Though it’s not an ATL original, this ballroom-esque national chain brings the good kind of pain (think Method Man, not ulcers) to your stomach via daily changing “top-of-the-catch fish” arriving from all over the world as it becomes available to the chef. Oceanaire's got cold apps like the colossal crabmeat cocktail (it’s big), hot ones like escargots bourguignonne puff pastries, and an arrangement of lemon-butter-brushed fish plates from Columbia king salmon to Florida snapper. Still, you’re in the Atlanta location, so order the chicken-fried lobster with truffled honey, cheese grits, and hot sauce, because even when we think we’re high-falutin’, we’re still stereotypically predictable if you chicken-fry anything.
This Greek/Mediterranean seafood house, with its bold blue hues and huge, bright-white, rounded marble columns, strikes a decidedly different tone just from its appearance. It's known for wood-grilling and olive oil-/lemon-/oregano-basting whole fish entrees, including arctic char, bronzino, pink snapper, and red mullet. Kyma's also got a “Foodies” menu with inventive items like grilled cuttlefish (stuffed with 12-hour-braised lamb), and shell-less mussels cooked in white wine with feta cheese, ouzo, and green Holland peppers.
Having been around since 1984, RotR is a fine-dining landmark that puts you right alongside the Chattahoochee River to take in views with bites of freshly flown-in seafood. The gumbo here is made with a perfectly dark, flavorful roux, and the New Orleans BBQ shrimp will have you doubling your order before you even arrive at entrees like Canadian cold water lobster tail, the ginger soy tuna, or the horseradish-encrusted black grouper. Also check out the salsa-cruda-topped trout from Morganton, Georgia, the Bay of Fundy salmon, or the North Atlantic barrel-cut yellowfin tuna. And wash it all down with local craft brews from SweetWater, Red Hare, Jekyll, Jailhouse and Terrapin, or cocktails like the “Sofia Vergara” margarita with house-made jalapeño tequila. Hot damn!
Chef Doug Turbush, who ran multiple AAA-rated fine-dining restaurants like ATL’s legendary Bluepointe (before opening Seed Kitchen & Bar and Stem Wine Bar), keeps it simple and comfortable at the airy Drift, where high-grade American seafood gets live wood fire cooking techniques before arriving in front of you as you sit perched on high-backed benches or at blonde wooden tables. Bourbon-cured salmon is a great place to start before you get to beer-battered haddock with honey butter hush puppies, or lemon/herb ricotta ravioli with jumbo lump crab. You could also hit the raw bar for an assorted iced shellfish tower, or have wood-grilled branzino with chermoula Arabic marinade. If you’re the message-in-a-bottle type, look for knowledge in house-bottled cocktails like the tequila/raspberry-chipotle/lime “Man Overboard,” and end with a French silk pie or salted caramel sundae.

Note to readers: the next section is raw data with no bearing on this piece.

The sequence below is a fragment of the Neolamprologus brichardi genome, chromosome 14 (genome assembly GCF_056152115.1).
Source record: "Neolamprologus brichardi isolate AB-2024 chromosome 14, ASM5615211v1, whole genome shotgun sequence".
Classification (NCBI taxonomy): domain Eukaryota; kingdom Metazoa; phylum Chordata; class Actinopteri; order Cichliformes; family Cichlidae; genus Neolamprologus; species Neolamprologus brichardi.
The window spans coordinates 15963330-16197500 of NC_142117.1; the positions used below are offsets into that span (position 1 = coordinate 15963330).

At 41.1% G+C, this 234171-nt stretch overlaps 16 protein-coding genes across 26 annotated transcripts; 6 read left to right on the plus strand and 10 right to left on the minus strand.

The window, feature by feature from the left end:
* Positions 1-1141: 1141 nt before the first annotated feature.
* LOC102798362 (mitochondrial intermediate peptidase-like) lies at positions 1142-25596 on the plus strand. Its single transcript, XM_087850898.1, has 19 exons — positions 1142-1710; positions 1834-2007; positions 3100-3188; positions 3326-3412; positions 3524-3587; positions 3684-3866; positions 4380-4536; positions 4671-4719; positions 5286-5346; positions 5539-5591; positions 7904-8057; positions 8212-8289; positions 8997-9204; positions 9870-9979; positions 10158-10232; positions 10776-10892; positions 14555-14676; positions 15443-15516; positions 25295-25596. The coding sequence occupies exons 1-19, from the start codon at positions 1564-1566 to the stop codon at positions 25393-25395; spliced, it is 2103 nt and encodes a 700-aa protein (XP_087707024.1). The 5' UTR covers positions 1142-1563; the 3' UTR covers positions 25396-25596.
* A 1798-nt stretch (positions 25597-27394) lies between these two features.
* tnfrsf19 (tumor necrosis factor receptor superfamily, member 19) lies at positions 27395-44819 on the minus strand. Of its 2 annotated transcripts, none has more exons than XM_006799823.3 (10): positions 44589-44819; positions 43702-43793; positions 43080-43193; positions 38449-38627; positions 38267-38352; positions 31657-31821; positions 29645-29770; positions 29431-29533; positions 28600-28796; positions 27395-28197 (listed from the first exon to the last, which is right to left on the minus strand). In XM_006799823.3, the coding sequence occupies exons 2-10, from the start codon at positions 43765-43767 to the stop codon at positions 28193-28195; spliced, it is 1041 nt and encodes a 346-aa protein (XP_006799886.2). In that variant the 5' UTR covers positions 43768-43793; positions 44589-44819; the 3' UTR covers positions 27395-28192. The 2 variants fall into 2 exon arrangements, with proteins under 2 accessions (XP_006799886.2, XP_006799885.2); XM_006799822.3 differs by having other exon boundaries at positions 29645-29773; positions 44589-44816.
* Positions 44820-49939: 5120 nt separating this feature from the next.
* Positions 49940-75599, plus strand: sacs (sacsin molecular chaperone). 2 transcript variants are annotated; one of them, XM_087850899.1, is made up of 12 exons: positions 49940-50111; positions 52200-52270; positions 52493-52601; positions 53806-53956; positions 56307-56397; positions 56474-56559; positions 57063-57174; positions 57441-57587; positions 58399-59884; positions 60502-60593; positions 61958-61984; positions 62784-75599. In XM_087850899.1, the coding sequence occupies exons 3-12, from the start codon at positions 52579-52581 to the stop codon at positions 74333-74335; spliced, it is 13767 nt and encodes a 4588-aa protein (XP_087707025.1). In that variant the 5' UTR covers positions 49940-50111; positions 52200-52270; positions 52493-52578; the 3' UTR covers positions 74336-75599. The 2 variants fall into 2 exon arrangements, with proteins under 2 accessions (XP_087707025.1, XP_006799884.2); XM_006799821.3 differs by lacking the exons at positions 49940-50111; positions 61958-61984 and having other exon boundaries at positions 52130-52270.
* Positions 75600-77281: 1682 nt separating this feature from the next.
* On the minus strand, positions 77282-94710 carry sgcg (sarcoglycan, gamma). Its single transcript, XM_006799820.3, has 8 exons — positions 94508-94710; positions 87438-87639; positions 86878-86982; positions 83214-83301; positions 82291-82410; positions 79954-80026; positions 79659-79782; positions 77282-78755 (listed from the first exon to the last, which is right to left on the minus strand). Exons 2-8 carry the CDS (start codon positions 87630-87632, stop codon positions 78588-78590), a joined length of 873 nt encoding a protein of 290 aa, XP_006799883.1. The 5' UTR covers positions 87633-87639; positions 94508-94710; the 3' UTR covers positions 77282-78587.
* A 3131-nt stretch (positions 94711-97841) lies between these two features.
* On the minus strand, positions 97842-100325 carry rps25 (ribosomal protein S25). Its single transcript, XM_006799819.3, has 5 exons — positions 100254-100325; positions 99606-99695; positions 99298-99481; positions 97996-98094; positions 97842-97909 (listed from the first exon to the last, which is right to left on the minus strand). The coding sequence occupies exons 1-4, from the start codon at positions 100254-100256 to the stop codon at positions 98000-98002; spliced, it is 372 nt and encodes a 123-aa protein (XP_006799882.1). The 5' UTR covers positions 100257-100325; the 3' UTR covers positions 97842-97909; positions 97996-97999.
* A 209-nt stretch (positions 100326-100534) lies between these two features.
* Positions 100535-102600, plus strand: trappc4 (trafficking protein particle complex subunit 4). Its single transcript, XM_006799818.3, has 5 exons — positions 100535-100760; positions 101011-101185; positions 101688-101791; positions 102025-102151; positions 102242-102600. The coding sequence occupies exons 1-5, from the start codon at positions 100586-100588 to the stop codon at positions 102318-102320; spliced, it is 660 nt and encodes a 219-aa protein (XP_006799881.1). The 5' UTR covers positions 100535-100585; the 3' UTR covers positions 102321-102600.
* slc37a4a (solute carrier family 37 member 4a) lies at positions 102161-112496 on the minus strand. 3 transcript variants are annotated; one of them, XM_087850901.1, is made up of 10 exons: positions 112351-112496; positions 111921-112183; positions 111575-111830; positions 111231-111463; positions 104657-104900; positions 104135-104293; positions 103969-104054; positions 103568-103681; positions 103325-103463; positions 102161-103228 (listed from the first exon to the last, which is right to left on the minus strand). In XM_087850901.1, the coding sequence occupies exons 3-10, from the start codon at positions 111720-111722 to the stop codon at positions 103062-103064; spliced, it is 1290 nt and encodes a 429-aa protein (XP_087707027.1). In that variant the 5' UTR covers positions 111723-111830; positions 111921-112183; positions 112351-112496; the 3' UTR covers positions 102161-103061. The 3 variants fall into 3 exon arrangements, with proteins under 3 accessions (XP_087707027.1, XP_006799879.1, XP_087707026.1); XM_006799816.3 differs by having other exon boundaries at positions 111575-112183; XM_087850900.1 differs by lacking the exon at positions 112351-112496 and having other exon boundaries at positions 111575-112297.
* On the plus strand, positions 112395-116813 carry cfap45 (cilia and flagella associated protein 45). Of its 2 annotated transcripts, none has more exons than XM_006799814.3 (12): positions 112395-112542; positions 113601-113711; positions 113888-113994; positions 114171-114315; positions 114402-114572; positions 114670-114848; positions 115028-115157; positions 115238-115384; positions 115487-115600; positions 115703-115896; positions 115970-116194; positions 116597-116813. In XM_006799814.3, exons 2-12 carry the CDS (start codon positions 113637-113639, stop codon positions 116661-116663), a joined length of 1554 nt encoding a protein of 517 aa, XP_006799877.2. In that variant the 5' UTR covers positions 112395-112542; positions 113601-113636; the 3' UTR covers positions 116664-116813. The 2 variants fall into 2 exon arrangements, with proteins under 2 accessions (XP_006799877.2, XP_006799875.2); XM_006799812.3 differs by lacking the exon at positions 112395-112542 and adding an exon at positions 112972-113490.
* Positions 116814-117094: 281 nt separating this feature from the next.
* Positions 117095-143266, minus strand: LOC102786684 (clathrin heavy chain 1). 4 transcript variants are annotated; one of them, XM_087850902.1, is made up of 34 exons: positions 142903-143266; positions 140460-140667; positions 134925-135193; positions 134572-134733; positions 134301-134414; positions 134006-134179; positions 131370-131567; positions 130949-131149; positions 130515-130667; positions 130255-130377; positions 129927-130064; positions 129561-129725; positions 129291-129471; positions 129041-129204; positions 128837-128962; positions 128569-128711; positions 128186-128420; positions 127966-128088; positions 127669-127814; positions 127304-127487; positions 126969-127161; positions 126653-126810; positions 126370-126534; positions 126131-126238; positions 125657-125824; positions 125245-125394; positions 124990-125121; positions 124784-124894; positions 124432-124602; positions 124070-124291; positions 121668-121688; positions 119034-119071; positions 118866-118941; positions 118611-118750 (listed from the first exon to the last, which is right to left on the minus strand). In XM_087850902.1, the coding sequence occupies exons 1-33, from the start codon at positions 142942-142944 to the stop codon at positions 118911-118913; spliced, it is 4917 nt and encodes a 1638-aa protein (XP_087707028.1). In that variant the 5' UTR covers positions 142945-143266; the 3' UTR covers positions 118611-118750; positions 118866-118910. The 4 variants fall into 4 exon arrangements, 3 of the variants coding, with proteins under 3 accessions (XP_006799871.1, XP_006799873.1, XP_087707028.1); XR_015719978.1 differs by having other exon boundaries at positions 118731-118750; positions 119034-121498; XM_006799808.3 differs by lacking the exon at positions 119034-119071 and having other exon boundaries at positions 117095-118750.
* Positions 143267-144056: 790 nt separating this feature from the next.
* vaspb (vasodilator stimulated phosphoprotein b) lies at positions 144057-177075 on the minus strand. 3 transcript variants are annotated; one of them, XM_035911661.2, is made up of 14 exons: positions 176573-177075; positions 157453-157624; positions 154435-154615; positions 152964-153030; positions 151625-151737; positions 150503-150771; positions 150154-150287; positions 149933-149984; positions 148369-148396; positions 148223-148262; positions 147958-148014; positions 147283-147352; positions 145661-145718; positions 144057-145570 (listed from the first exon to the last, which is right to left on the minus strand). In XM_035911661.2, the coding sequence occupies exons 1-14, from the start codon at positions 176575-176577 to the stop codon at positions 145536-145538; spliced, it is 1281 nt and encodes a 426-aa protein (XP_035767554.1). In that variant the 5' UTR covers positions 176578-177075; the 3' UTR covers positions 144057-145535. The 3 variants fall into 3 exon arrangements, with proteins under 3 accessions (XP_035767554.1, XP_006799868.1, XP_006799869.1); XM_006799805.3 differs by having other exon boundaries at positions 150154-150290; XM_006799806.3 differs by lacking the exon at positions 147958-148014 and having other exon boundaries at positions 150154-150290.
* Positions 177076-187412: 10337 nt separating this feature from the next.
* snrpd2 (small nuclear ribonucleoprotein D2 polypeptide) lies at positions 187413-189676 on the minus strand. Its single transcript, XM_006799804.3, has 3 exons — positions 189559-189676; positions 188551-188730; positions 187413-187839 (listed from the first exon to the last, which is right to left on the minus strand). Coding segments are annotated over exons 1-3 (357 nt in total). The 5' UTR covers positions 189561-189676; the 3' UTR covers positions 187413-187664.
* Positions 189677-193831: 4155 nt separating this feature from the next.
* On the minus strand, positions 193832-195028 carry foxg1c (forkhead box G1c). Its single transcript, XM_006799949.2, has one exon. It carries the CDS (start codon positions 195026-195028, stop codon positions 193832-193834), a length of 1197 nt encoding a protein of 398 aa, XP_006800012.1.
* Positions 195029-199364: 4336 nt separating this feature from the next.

Ponce City Market
The Star Provisions folks don’t skimp when it comes to food, so the place affectionately dubbed “Dub’s” (named in honor of chef Anne Quatrano's great-great-great-great grandfather, who obviously was really great), does further justice to the reputation of the team behind Bacchanalia and Floataway Cafe, with an even lower frills menu than you might expect -- especially from the folks behind one of the city’s consistently best (and priciest) restaurants. Considering itself a “modern, urban fish shack,” Stiles' freshly caught and served seafood comes mostly from the South, whether it’s from the raw shellfish bar, or smashed between bread as a pan-seared shrimp po-boy, trout skin BLT, or lobster roll. WH even sells sea-inspired home decorations, from kitchen utensils to oyster shuckers and crab claw crackers.